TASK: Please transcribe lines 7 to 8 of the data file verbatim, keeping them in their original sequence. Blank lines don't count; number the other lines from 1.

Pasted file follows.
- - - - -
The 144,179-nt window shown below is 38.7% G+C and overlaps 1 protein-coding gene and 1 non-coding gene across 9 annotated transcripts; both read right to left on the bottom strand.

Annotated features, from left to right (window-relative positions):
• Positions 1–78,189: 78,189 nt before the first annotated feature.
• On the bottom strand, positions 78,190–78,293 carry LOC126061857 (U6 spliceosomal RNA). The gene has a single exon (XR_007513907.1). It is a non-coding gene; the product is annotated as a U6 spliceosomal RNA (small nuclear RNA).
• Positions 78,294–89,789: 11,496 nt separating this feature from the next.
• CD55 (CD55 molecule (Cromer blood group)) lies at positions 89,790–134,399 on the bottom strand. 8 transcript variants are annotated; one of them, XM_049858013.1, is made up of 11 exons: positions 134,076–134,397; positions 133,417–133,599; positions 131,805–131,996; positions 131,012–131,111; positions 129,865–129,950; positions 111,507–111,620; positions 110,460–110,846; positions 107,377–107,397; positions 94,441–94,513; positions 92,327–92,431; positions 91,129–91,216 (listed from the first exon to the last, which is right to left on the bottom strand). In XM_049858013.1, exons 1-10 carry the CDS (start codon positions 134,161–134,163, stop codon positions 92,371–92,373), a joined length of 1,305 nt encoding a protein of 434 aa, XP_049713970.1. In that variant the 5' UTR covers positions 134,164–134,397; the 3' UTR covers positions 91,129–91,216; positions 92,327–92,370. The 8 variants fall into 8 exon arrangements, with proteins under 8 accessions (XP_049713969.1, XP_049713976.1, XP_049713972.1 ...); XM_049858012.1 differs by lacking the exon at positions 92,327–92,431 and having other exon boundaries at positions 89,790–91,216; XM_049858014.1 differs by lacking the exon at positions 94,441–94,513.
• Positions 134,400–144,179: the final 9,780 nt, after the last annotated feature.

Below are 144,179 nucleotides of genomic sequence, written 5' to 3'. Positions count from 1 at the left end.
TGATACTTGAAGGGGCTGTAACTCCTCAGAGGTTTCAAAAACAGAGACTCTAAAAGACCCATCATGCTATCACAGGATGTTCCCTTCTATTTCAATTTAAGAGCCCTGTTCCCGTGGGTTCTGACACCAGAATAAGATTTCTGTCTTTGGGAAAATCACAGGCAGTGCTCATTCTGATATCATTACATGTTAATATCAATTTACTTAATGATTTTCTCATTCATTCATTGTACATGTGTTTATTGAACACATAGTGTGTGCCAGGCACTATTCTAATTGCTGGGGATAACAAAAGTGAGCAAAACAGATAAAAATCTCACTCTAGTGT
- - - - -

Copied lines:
• Positions 134,400–144,179: the final 9,780 nt, after the last annotated feature.

Below are 144,179 nucleotides of genomic sequence, written 5' to 3'. Positions count from 1 at the left end.